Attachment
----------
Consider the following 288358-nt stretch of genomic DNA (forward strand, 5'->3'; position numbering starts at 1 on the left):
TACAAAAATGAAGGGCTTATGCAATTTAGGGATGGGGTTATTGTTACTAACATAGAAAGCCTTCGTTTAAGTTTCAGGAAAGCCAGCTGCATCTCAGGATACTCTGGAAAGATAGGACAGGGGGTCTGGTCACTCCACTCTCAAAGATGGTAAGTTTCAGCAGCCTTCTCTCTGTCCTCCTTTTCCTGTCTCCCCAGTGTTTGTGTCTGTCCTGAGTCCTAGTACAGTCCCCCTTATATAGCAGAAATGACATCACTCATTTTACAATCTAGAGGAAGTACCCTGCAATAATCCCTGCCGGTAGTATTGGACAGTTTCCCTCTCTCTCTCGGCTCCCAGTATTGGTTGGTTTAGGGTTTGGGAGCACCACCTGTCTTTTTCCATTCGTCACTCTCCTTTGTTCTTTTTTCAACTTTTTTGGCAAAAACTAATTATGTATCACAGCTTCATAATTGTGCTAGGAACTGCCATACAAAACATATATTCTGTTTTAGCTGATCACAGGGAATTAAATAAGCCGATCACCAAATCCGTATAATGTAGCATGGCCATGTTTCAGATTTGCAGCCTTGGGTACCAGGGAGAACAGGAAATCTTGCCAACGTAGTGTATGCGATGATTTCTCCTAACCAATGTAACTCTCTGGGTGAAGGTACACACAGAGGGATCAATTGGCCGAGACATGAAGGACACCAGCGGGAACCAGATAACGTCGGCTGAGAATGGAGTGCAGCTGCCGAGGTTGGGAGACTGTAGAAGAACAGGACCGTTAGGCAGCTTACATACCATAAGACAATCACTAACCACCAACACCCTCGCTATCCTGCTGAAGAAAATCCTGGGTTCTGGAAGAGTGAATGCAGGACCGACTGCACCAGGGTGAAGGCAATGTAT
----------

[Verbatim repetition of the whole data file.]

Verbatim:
Consider the following 288358-nt stretch of genomic DNA (forward strand, 5'->3'; position numbering starts at 1 on the left):
TACAAAAATGAAGGGCTTATGCAATTTAGGGATGGGGTTATTGTTACTAACATAGAAAGCCTTCGTTTAAGTTTCAGGAAAGCCAGCTGCATCTCAGGATACTCTGGAAAGATAGGACAGGGGGTCTGGTCACTCCACTCTCAAAGATGGTAAGTTTCAGCAGCCTTCTCTCTGTCCTCCTTTTCCTGTCTCCCCAGTGTTTGTGTCTGTCCTGAGTCCTAGTACAGTCCCCCTTATATAGCAGAAATGACATCACTCATTTTACAATCTAGAGGAAGTACCCTGCAATAATCCCTGCCGGTAGTATTGGACAGTTTCCCTCTCTCTCTCGGCTCCCAGTATTGGTTGGTTTAGGGTTTGGGAGCACCACCTGTCTTTTTCCATTCGTCACTCTCCTTTGTTCTTTTTTCAACTTTTTTGGCAAAAACTAATTATGTATCACAGCTTCATAATTGTGCTAGGAACTGCCATACAAAACATATATTCTGTTTTAGCTGATCACAGGGAATTAAATAAGCCGATCACCAAATCCGTATAATGTAGCATGGCCATGTTTCAGATTTGCAGCCTTGGGTACCAGGGAGAACAGGAAATCTTGCCAACGTAGTGTATGCGATGATTTCTCCTAACCAATGTAACTCTCTGGGTGAAGGTACACACAGAGGGATCAATTGGCCGAGACATGAAGGACACCAGCGGGAACCAGATAACGTCGGCTGAGAATGGAGTGCAGCTGCCGAGGTTGGGAGACTGTAGAAGAACAGGACCGTTAGGCAGCTTACATACCATAAGACAATCACTAACCACCAACACCCTCGCTATCCTGCTGAAGAAAATCCTGGGTTCTGGAAGAGTGAATGCAGGACCGACTGCACCAGGGTGAAGGCAATGTAT